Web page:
The emergency coordinator for Doctors Without Borders (Medecins sans Frontieres) in Sierra Leone has said that the international response to West Africa's Ebola outbreak is "dangerously inadequate".
"The Ebola outbreak has been out of control for months, but the global health community has taken a long time to react," wrote nurse Anja Wolz in the New England Journal of Medicine.
"The current international Ebola response remains dangerously inadequate," she said.
Ebola is a highly contagious virus that causes vomiting, diarrhea, and bleeding. It first emerged in 1976, and has been fatal in over half of cases in West Africa since the start of the year.
More than 1,400 people across Sierra Leone, Guinea, Liberia and Nigeria have been killed in the largest Ebola outbreak to date, according to the World Health Organization's latest tally.
Sierra Leone has already lost its top Ebola doctor to the disease, and a Senegalese epidemiologist working there was airlifted this week to Germany for treatment.
Healthcare workers are at particular risk of coming down with the infection, so they wear extensive personal protective equipment (PPE) to shield the skin from exposure.
Wolz described the outfit, which includes "two pairs of gloves, two masks, and a heavy apron on top of the full-body overalls," as "unbearable" for more than 40 minutes at a time due to the intense heat.
She also wrote of the fear she sees in patients when they are assigned to a tent for confirmed Ebola cases, and how she helped care for a boy, 6, and his sister, 3, whose parents and grandmother had died from Ebola.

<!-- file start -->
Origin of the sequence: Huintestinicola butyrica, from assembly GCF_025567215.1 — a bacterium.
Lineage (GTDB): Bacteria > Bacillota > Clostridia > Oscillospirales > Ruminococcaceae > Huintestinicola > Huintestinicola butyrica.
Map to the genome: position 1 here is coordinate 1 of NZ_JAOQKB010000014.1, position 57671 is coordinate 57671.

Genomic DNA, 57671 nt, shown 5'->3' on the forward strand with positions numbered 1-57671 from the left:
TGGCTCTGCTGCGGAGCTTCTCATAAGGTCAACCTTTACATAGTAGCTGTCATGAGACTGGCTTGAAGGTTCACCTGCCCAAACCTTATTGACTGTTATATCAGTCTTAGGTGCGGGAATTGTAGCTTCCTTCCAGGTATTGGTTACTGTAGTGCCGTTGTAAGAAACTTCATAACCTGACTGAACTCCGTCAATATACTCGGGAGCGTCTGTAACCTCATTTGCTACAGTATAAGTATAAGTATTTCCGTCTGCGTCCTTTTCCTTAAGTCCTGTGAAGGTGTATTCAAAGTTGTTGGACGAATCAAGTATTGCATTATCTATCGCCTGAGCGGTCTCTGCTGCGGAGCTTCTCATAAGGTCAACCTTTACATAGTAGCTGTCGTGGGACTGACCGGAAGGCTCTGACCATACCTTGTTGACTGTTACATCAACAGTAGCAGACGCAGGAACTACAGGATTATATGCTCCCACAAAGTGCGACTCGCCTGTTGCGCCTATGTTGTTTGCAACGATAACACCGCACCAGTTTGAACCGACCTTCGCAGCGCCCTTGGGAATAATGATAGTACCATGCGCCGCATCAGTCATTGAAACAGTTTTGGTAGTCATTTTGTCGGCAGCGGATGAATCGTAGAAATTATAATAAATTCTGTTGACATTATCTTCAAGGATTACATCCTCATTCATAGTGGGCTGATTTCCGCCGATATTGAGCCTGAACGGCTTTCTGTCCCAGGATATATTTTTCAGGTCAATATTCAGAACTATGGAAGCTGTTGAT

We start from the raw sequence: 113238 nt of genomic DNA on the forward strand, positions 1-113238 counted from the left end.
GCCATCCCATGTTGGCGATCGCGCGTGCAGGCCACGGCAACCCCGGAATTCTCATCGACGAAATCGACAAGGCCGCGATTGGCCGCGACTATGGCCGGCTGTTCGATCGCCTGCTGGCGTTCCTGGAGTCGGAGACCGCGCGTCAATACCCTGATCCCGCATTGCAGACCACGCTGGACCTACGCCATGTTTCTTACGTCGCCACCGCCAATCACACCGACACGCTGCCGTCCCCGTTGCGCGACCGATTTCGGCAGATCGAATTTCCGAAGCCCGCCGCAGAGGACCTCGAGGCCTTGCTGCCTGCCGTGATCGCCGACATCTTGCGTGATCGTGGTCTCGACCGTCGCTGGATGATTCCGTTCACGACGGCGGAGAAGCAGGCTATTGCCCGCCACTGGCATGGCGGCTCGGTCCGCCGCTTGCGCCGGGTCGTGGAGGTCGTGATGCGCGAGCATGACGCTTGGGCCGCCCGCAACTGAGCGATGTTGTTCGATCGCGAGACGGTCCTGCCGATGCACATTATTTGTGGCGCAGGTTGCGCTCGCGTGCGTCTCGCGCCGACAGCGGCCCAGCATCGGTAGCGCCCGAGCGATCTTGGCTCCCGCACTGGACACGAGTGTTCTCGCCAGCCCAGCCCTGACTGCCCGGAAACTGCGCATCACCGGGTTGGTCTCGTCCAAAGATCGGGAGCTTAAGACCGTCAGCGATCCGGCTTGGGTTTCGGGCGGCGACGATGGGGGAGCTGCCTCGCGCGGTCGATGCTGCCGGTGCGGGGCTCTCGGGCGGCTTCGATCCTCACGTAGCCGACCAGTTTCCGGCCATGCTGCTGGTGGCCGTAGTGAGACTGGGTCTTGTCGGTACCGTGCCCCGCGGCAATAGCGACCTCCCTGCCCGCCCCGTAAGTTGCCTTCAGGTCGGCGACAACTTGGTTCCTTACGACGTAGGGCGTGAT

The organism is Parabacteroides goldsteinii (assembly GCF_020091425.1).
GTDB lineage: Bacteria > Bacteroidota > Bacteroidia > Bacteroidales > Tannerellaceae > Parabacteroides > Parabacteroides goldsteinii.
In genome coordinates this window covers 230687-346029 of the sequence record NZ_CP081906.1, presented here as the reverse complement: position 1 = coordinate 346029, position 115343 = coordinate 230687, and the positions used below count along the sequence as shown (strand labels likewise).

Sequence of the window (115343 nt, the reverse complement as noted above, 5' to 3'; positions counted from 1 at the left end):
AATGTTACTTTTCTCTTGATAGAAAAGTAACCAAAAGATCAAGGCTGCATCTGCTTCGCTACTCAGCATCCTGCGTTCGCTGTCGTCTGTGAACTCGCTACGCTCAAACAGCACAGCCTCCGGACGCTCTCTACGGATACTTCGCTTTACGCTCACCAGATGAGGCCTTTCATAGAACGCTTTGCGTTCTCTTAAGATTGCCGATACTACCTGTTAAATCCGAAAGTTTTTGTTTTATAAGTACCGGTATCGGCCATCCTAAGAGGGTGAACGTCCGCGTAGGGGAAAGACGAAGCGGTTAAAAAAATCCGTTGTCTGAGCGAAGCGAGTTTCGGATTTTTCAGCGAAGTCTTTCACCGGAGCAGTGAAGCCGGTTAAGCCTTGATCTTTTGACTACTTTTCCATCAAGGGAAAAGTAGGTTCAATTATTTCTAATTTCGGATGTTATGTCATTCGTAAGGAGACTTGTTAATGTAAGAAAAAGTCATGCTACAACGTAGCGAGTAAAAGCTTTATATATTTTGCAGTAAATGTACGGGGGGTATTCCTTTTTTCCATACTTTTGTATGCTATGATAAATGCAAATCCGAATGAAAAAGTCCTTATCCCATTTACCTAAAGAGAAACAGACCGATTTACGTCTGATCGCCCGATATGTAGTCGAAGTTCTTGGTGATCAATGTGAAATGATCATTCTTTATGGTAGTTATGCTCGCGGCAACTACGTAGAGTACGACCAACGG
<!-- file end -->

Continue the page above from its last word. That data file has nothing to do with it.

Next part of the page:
"It's the children who distress me most," she said.
"When the boy died, we tried to console and calm his sister, but the PPE made it difficult to touch her, to hold her, even to speak with her. She died the next day."
- Frustration, problems -
Wolz also told of a "sad frustration in seeing patients arrive too late -- and in knowing that many sick people are hiding, fearing the effects of a diagnosis of this stigmatized disease."
But there are moments when the staff can celebrate, like after a patient has received supportive care and fluids, and makes it through the infection, she said.
A patient who gets a negative blood test and goes three days without symptoms can return home.
"Discharging a patient is our happiest moment -- we gather outside the center, clapping and dancing in a celebration that motivates us to keep going."
However, those moments can be overshadowed by the sheer volume of new patients. On the day she wrote the piece, four patients were released, and eight people were admitted.
Key problems with the response include the inability to trace all people who may have come in contact with an infected person, she said.
An alert system that should be sending an investigation team and ambulance to any village where a suspected case or death is reported "is not functioning properly," she added.
Even more, the Ministry of Health has just four ambulances in a district with 470,000 people.
"Every day sees deaths in the community that are surely caused by Ebola, but they are not counted by the Ministry of Health because the cause has not been confirmed by laboratory testing," she said, describing the surveillance system as "non-functional."
Health professionals say they need a solid understanding of the chain of transmission in order to stop the virus from spreading.
"My time in Kailahun has been frustrating and disappointing, because I know from previous outbreaks what is required to control this one," she said.
"We need to be one step ahead of this outbreak, but right now we are five steps behind."